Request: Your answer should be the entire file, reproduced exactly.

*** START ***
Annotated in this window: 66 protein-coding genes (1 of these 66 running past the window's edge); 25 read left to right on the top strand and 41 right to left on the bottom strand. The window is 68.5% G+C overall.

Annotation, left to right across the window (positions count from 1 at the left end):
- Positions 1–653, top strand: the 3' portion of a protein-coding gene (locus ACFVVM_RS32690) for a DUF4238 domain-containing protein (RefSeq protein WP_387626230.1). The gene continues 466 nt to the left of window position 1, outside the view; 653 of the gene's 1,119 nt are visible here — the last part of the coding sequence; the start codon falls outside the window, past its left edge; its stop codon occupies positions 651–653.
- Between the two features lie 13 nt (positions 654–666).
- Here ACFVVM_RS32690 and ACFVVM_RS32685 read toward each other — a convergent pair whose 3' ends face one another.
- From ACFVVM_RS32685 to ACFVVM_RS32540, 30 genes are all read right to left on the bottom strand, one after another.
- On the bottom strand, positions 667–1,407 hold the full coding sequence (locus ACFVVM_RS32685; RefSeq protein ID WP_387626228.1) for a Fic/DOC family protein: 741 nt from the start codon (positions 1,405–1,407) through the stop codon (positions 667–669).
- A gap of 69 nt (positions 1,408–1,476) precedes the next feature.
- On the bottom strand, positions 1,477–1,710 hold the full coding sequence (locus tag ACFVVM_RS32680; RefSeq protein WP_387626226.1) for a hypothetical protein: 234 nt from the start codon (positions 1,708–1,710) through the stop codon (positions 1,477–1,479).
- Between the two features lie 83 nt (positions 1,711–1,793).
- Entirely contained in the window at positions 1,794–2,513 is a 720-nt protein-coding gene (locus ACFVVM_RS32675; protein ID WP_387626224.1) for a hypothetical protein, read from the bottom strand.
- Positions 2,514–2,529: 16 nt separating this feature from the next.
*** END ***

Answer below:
Annotated in this window: 66 protein-coding genes (1 of these 66 running past the window's edge); 25 read left to right on the top strand and 41 right to left on the bottom strand. The window is 68.5% G+C overall.

Annotation, left to right across the window (positions count from 1 at the left end):
- Positions 1–653, top strand: the 3' portion of a protein-coding gene (locus ACFVVM_RS32690) for a DUF4238 domain-containing protein (RefSeq protein WP_387626230.1). The gene continues 466 nt to the left of window position 1, outside the view; 653 of the gene's 1,119 nt are visible here — the last part of the coding sequence; the start codon falls outside the window, past its left edge; its stop codon occupies positions 651–653.
- Between the two features lie 13 nt (positions 654–666).
- Here ACFVVM_RS32690 and ACFVVM_RS32685 read toward each other — a convergent pair whose 3' ends face one another.
- From ACFVVM_RS32685 to ACFVVM_RS32540, 30 genes are all read right to left on the bottom strand, one after another.
- On the bottom strand, positions 667–1,407 hold the full coding sequence (locus ACFVVM_RS32685; RefSeq protein ID WP_387626228.1) for a Fic/DOC family protein: 741 nt from the start codon (positions 1,405–1,407) through the stop codon (positions 667–669).
- A gap of 69 nt (positions 1,408–1,476) precedes the next feature.
- On the bottom strand, positions 1,477–1,710 hold the full coding sequence (locus tag ACFVVM_RS32680; RefSeq protein WP_387626226.1) for a hypothetical protein: 234 nt from the start codon (positions 1,708–1,710) through the stop codon (positions 1,477–1,479).
- Between the two features lie 83 nt (positions 1,711–1,793).
- Entirely contained in the window at positions 1,794–2,513 is a 720-nt protein-coding gene (locus ACFVVM_RS32675; protein ID WP_387626224.1) for a hypothetical protein, read from the bottom strand.
- Positions 2,514–2,529: 16 nt separating this feature from the next.